Karyn Lee Boyar


Karyn Lee Boyar headshot

Karyn Lee Boyar


Clinical Associate Professor

1 212 992 9361

433 First Ave
New York, NY 10010
United States

Karyn Lee Boyar's additional information

Karyn Boyar is an assistant clinical professor at NYU Rory Meyers College of Nursing, the director for the Master in Clinical Nursing Research Program as well as a CNE, Certified Nurse Educator. As an educator and family nurse practitioner specializing in neurology and long-term care, she teaches both didactic and clinical courses and simulation. She has over 20 years of experience in healthcare and over ten years of experience in the clinical care and management of patients with Parkinson’s disease and Dystonia. Her background includes work on many research trials including original research on diet in the management of Parkinson’s disease. Boyar has created comprehensive outreach initiatives for people with Parkinson’s disease that include community symposia, support groups, and educational lectures and materials. She also created and taught unique movement classes with live music for people with Parkinson’s disease. 

Before joining the faculty at NYU, Boyar was the clinical specialty coordinator at Mount Sinai School of Medicine and the designated outreach coordinator for the National Parkinson Center of Excellence at the Robert and John M. Benheim Center for Movement Disorders.

Boyar earned her DNP from Pace University and MS and BS in nursing science from Pace University. Currently, she serves on the board of directors of the IARCN (International Association of Clinical Research Nurses) as a member-at-large. 

Her current scholarship focus' on bringing Design Thinking Models to life for undergraduate students in the large classroom.  She has presented her work on Design Thinking on the local, national and international levels and has written several book chapters disseminating this innovation in teaching.

DNP - Pace University (2014)
Family Nurse Practitioner /MS, Nursing - Pace University (2002)
BS, Nursing - Pace University (2001)

Primary care
Home care

American Nurses Association
Eastern Nursing Research Society
National League of Nursing
Sigma Theta Tau
IACRN - International Association of Clinical Research Nurses
NPA - Nurse Practitioner Association of New York State
SONSIEL - Society of Nurse Scientist, Innovators, Entreprenurs & Leadership

Faculty Honors Awards

Hillman Scholar


Using Design Thinking to Thread the Social Determinants of Health in an Undergraduate Curriculum

Ea, E., Vetter, M. J., & Boyar, K. (2023). Nurse Educator, 48(2), 114-115. 10.1097/NNE.0000000000001293
The Future of Nursing Report 2020-20301 calls for nursing education to integrate the social determinants of health (SDoH) in the curriculum to prepare future nurses to take an active role in identifying and addressing health inequities. Nurse faculty and schools of nursing face multiple challenges that pose as barriers to meet this demand. These challenges include a crowded curriculum, lack of a coherent curricular framework, and a dearth of evidence-based teaching strategies to ensure that concepts on SDoH, health equity, and social justice are seamlessly integrated in the nursing curriculum.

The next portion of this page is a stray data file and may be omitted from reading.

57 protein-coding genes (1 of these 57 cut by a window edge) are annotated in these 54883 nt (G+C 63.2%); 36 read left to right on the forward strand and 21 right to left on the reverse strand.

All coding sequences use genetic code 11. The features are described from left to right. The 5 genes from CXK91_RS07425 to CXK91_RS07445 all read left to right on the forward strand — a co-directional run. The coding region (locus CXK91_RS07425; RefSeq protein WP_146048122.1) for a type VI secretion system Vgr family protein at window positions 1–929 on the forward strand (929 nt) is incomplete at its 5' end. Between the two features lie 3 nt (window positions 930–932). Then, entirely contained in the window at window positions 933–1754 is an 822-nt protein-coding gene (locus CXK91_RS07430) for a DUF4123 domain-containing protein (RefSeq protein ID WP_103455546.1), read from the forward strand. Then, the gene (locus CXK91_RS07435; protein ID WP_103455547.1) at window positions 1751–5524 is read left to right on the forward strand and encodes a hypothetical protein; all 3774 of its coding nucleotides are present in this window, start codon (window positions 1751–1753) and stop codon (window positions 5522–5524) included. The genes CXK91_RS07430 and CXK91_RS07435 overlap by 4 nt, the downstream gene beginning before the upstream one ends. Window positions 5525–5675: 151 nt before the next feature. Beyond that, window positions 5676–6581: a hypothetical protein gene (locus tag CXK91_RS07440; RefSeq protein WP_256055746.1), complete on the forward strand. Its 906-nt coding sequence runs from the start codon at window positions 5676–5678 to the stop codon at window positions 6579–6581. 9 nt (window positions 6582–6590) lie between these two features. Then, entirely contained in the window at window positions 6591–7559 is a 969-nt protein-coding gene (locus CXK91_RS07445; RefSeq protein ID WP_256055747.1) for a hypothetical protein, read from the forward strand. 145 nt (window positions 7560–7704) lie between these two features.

Bringing Research to Life for Undergraduate Nursing Students Using a Design Thinking Model

Seltzer Uribe, J., Boyar, K., & Ramos, S. R. (2020). In K. Rodriguez, K. Boyar, & E. Ea (Eds.), Innovative use of concept care planning in a large class. Innovative strategies in teaching nursing (1–). Springer.

Innovative use of concept care planning in a large class

Rodriguez, K., Boyar, K., & Ea, E. (2020). In E. Ea & C. Alfes (Eds.), Innovative strategies in teaching nursing: Exemplars of optimal learning outcomes (1–). Springer.

Making QSEN visible in the classroom: Innovative use of in-class care mapping activity

Rodriguez, K., Boyar, K., Weidel, J., & Ea, E. (2016). QSEN Institute Teaching Strategy (online).

Essential tremor versus parkinson disease: Make the right diagnosis

Boyar, K. (2014). Nurse Practitioner, 39(9), 13-16. 10.1097/01.NPR.0000452984.51256.1a

Large-scale meta-analysis of genome-wide association data identifies six new risk loci for Parkinson's disease

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We conducted a meta-analysis of Parkinson's disease genome-wide association studies using a common set of 7,893,274 variants across 13,708 cases and 95,282 controls. Twenty-six loci were identified as having genome-wide significant association; these and 6 additional previously reported loci were then tested in an independent set of 5,353 cases and 5,551 controls. Of the 32 tested SNPs, 24 replicated, including 6 newly identified loci. Conditional analyses within loci showed that four loci, including GBA, GAK-DGKQ, SNCA and the HLA region, contain a secondary independent risk variant. In total, we identified and replicated 28 independent risk variants for Parkinson's disease across 24 loci. Although the effect of each individual locus was small, risk profile analysis showed substantial cumulative risk in a comparison of the highest and lowest quintiles of genetic risk (odds ratio (OR) = 3.31, 95% confidence interval (CI) = 2.55-4.30; P = 2 × 10-16). We also show six risk loci associated with proximal gene expression or DNA methylation.

A randomized clinical trial of high-dosage coenzyme Q10 in early parkinson disease no evidence of benefit